It was suppertime and there was a knock at the screen door. Helen put down the baby asking Jamie, who was in the kitchen with her, to watch her for a minute. She walked down the steps, and asked, “Do I know you?” When he heard her voice the hair stood up on the back of his neck and he raced down the stairs as Helen opened the screen door. “No, my name is Eleanor Warner and I live a few blocks away. I wanted to introduce myself to you.” I looked at her smiling face and then to Dorothy’s perplexed look and made up my mind. I was defiant without a trace of embarrassment about my secret being revealed. “I want to see her again.” I addressed this to Helen who swiveled her head to look with astonishment at me. Eleanor said, “I know him already”, pointing to me. “He has been to see me twice and I thought that you really should know, if you didn’t already.”

She went on, “He has told me quite a bit about your family already.” Helen staggered back, sat down on the steps and burst into tears. I put my hand on her shoulder and said, “It’s all right, mother. Eleanor is a very nice lady and she has a son, too.” Her racking sobs upset me and Eleanor came to her comfort, too. “You must know that you have a precocious child by now and very smart, too. I have never heard a child his age speak so intelligently. Why he told me that his sister, Kathy has colic and that his sister, Jamie can spell Mississippi. He spelled it for me, too! He is quite the little man.” Helen held her head in her hands and sobbed, “Why? Why haven’t you spoken to me before?” I just said, “I didn’t have anything to say.” It was the truth. I wouldn’t let anyone talk down to me and, before Eleanor, they all did. I was content to drink in the whole world around me with nary a gulp of acknowledgement much less a word. I heard it all.

Eleanor was taken aback and quickly said, “Why today was only the second time he came to my house for candy. Yesterday I just watched him go thinking he lived close by but when I saw him walk out of sight, well, I followed him this time. I didn’t come to the door right away thinking that suppertime would be the best time to find the lady of the house at home. I thought that maybe your sitter had let him run free. Helen regained her composure momentarily and getting furious with her pent up anxiety she grabbed me by the shoulders and shook me saying, “Never leave the property again without my permission. Do you hear me?” I nodded bleakly knowing that that was an agreement I would never keep. I had my independence now and that was a fact.

She stood up and addressed Eleanor with a voice free from anxiety for once; “I’m pleased to make your acquaintance, Mrs. Warner. Thank you for your consideration in introducing yourself. I didn’t mean that you should have told me sooner. Cappy has never spoken a word to anyone before now. I guess it was a shock. Please come in for some coffee.”

Now I don’t like to brag but I was the only one of my family to become close friends with the Warner family. It was true that they owned a candy store and it was decided that I had heard an off hand comment by Norman to Helen as they drove past the Warner’s house one day with me in the front seat between them. When Helen wondered who lived in the stone house on the corner, Norman had replied that he had heard from our next door neighbors that they owned a candy store. They had a big “W” on their chimney and that was the landmark I used to navigate through the tract houses to their doorstep that day. Years later Helen would tell the story that I went up to their back door the first time and when Mrs. Warner cam to the door I stood there with my hand out. Mrs. Warner (Helen never called her by her first name) couldn’t coax a word out of me and finally put a single piece of candy in my outstretched palm. I turned and walked away. We became fast friends and my mother had to allow me to visit them often. She knew I would have gone without her permission. I became known as a ‘runaway’ and Jane Redman was hired to keep a watch over me as well as help Helen with the housework. Jane bribed me to stay home once by baking me an apple pie. I remember that as well as the gifts the Warner’s gave me. One Christmas it was a five-foot tall candy cane; a real candy cane from their candy factory. They made the candy they sold. One Easter they gave me a ten pound coconut cream egg. They allowed me to come to their house often and I got the attention I needed and sorely missed from my own parents. Their son, Bill, took an especial liking to me and this twenty-eight year old civil engineer let me wear his leather aviator’s helmet (with goggles!) on the hottest summer days. They laughed and said the sweat just poured down my face from playing in their back yard. They took me to their candy store in the Frankfurt section of Philadelphia many times and let me eat my fill from a large box of raisins never placing restrictions on me and treating me like the smart little boy I was. I had that family to myself for two years or so until my father built his dream house and moved our growing family from the small apartment over his father’s garage. Bill drove the hour up to see me several times bringing candy and cap guns for me but I couldn’t feign interest when I knew I couldn’t see them at my whim. So it is that secrets exposed can overcome the pain from needing a secret in the first place.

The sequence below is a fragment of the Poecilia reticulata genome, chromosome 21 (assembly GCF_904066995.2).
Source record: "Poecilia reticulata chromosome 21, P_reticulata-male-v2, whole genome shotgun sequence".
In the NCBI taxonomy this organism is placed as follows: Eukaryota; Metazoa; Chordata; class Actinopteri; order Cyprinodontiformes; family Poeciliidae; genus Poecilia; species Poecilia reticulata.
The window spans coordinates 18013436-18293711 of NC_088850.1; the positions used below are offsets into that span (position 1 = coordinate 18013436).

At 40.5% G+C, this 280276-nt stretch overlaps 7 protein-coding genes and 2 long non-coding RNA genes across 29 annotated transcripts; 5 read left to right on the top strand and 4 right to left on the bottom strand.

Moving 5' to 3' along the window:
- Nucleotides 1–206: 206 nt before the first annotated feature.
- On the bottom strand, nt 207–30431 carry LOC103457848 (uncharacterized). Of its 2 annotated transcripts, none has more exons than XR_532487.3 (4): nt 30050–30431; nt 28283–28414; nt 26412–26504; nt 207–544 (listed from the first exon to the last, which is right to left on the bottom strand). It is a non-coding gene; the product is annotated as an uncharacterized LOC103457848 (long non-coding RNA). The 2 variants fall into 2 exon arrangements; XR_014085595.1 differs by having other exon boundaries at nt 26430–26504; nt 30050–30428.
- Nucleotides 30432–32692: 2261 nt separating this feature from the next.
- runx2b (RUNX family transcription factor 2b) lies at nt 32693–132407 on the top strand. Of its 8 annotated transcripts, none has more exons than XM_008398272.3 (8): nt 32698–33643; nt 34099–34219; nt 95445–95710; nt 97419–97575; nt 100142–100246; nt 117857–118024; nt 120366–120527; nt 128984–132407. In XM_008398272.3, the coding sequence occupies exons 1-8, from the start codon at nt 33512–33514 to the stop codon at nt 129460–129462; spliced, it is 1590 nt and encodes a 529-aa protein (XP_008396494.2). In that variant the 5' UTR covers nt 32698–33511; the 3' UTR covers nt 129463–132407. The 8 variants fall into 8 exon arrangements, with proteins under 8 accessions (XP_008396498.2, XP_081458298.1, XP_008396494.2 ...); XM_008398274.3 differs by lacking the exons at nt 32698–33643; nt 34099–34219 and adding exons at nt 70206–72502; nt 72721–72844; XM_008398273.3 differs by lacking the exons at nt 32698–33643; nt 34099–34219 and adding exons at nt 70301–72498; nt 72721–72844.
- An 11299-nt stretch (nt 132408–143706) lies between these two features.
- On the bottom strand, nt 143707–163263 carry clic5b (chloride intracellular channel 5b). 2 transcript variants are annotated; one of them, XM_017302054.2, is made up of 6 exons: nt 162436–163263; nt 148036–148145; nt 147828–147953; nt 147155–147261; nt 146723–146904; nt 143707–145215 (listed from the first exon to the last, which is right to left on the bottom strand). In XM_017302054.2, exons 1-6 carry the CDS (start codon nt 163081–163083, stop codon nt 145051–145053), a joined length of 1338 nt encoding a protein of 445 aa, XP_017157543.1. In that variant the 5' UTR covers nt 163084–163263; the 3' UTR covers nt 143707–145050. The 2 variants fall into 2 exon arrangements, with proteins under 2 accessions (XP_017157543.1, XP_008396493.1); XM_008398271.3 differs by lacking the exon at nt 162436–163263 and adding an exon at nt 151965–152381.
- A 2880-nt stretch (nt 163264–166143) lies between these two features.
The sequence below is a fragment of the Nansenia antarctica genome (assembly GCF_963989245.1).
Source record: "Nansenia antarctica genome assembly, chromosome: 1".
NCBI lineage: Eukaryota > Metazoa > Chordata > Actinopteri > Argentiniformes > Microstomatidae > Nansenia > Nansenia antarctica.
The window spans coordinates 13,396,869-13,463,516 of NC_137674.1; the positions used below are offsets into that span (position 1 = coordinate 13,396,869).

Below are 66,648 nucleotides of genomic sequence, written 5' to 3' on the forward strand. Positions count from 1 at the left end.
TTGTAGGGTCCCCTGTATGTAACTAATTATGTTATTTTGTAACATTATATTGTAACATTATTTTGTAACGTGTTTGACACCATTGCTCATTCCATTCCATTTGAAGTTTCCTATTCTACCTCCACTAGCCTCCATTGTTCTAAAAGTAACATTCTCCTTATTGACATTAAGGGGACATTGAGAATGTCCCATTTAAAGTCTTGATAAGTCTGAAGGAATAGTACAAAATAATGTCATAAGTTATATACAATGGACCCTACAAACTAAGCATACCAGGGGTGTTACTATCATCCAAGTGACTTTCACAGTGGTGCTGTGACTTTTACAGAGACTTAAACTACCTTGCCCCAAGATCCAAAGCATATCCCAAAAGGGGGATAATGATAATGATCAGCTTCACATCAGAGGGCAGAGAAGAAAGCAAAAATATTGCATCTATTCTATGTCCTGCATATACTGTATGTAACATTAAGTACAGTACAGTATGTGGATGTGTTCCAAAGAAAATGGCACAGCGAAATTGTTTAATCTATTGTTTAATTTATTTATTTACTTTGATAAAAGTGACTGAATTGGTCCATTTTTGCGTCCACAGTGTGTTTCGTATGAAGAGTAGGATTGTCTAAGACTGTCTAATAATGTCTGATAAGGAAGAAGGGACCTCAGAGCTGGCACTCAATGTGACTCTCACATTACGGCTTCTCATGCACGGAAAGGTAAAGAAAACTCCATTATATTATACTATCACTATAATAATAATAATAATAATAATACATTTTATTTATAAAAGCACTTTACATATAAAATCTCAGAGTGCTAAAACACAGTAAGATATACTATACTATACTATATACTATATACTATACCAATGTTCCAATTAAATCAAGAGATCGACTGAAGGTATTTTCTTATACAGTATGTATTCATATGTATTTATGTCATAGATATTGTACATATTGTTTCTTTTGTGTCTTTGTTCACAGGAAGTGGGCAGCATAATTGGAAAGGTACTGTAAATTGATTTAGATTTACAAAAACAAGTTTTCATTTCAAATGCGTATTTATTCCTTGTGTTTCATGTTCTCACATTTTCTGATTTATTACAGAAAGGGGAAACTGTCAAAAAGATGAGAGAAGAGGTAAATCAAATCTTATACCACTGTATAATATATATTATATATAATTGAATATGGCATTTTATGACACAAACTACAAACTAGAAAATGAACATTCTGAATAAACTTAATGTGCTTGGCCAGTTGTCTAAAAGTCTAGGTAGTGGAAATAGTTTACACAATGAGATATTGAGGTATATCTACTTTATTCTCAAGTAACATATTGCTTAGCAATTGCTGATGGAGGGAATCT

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written using Microsoft Visual Web Developer 2005 Express Edition